This volume of the Economic Policy Review, "Special issue on the economic effects of September 11," explores some of the key economic consequences of the attacks of September 11. The six articles that make up the volume address several important questions: how great were the losses in New York City on September 11 and in the difficult months thereafter? How much will the nation spend to prevent future attacks? Did the destruction of information and infrastructure impair the functioning of the payments and securities settlement systems, and what steps minimize further damage? Will these ...
Economic Policy Review , Volume 8 , Issue Nov , Pages 1-4

Corporate governance of financial institutions

We identify the tension created by the dual demands of financial institutions to be value-maximizing entities that also serve the public interest. We highlight the importance of information in addressing the public?s desire for banks to be safe yet innovative. Regulators can choose several approaches to increase market discipline and information production. First, they can mandate information production outside of markets through increased regulatory disclosure. Second, they can directly motivate potential producers of information by changing their incentives. Traditional approaches to bank ...
Staff Reports , Paper 539

Working Paper
The effect of changes in ownership structure on performance: evidence from the thrift industry

Restrictions on the ownership structure of a public company may harm the company's performance by preventing owners from choosing the best structure. We examine the stock-price performance and ownership structure, before and after the expiration of anti-takeover regulations, of a sample of thrift institutions that converted from mutual to stock ownership. We find that after the anti-takeover provisions expire, firm performance improves significantly, and the portions of the firm owned by managers, noninstitutional outside blockholders, and the firm's employee stock ownership plan increase. ...
Finance and Economics Discussion Series , Paper 96-6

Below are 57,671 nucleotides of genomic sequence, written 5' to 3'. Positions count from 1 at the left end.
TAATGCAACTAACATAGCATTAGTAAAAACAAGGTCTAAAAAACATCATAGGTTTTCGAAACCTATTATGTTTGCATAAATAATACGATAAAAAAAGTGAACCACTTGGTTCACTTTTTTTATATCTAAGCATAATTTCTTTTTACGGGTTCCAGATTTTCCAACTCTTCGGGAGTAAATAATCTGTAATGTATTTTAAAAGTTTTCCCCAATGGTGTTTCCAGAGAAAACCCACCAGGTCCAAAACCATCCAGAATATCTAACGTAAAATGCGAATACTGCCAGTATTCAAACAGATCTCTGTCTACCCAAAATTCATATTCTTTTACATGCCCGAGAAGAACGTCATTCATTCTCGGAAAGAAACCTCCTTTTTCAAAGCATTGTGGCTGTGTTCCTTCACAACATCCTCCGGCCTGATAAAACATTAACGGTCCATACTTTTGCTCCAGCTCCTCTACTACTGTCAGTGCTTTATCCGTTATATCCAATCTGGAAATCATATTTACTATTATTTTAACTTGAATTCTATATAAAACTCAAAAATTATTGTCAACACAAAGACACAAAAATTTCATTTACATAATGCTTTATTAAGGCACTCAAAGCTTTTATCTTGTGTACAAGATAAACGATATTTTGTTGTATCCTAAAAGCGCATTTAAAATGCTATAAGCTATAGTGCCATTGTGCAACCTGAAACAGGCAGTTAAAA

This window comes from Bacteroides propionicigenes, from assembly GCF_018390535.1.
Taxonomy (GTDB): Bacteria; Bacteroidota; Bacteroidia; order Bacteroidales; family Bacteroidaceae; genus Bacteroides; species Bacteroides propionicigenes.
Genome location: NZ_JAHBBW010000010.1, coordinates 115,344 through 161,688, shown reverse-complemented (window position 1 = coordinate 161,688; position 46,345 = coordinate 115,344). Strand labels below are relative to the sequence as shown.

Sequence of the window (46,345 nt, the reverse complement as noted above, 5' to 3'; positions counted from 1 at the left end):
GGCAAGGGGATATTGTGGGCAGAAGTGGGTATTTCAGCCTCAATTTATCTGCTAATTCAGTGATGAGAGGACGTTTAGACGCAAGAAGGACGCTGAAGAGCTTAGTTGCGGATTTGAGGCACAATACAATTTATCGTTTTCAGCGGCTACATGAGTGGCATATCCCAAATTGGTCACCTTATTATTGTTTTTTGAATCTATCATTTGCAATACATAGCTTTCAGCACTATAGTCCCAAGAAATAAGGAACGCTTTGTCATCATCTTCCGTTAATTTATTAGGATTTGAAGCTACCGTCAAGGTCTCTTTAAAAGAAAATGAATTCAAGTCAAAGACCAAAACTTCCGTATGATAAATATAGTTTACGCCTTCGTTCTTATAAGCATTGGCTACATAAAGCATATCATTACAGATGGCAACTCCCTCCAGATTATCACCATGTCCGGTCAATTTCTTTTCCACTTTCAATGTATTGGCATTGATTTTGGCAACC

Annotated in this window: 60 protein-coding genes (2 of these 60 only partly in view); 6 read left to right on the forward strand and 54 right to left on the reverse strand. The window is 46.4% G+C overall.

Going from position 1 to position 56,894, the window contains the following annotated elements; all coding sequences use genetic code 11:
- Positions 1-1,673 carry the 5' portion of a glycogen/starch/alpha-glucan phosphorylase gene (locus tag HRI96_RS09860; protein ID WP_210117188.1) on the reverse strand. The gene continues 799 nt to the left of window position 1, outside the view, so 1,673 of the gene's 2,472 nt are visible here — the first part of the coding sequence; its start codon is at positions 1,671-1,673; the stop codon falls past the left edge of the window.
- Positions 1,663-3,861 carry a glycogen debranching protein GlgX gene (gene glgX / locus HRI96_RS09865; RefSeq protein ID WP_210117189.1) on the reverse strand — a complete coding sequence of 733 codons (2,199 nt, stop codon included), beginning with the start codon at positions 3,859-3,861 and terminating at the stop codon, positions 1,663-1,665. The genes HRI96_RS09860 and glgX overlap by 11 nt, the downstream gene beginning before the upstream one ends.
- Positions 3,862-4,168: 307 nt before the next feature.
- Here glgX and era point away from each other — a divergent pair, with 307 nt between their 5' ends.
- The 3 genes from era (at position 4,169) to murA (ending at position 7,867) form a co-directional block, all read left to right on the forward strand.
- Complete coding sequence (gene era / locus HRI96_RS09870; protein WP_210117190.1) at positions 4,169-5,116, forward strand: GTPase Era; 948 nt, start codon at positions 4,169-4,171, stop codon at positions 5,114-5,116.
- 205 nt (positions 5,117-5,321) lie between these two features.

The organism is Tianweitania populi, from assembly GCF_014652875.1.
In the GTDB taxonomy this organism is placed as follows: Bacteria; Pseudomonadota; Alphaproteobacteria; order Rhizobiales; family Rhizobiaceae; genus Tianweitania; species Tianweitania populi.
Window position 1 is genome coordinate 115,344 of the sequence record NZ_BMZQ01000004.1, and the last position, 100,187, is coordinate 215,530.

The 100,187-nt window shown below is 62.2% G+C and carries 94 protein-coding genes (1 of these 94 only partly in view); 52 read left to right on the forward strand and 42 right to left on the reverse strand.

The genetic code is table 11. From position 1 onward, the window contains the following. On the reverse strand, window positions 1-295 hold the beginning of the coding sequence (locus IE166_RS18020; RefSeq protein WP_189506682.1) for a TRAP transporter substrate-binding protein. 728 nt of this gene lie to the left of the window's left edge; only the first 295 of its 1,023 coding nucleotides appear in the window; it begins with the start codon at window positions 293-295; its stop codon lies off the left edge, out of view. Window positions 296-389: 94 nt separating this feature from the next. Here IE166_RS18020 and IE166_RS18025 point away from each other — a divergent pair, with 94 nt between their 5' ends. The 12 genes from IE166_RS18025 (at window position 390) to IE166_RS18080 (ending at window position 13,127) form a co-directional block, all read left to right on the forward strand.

The impact of tax law changes on bank dividend policy, sell-offs, organizational form, and industry structure

This paper investigates the effect at the bank and industry level of a 1996 tax law change allowing commercial banks to elect S-corporation status. By the end of 2007, roughly one in three commercial banks had either opted for or converted to the S-corporation form of organization. Our study analyzes the effect of this conversion on bank dividend payouts. It also examines the effect S-corporation status has on a community bank's likelihood of sell-off and measures a firm's sensitivity to tax rates based on its choice of organizational form. We document that dividend payouts increase ...
Staff Reports , Paper 369

Gender and the availability of credit to privately held firms: evidence from the surveys of small business finances

This study analyzes differences by gender in the ownership of privately held U.S. firms and examines the role of gender in the availability of credit. Using data from the nationally representative Surveys of Small Business Finances, which span a period of sixteen years, we document a series of empirical regularities in male- and female-owned firms. Looking at the differences by gender, we find that female-owned firms are 1) significantly smaller, as measured by sales, assets, and employment; 2) younger, as measured by age of the firm; 3) more likely to be organized as proprietorships and less ...
Staff Reports , Paper 383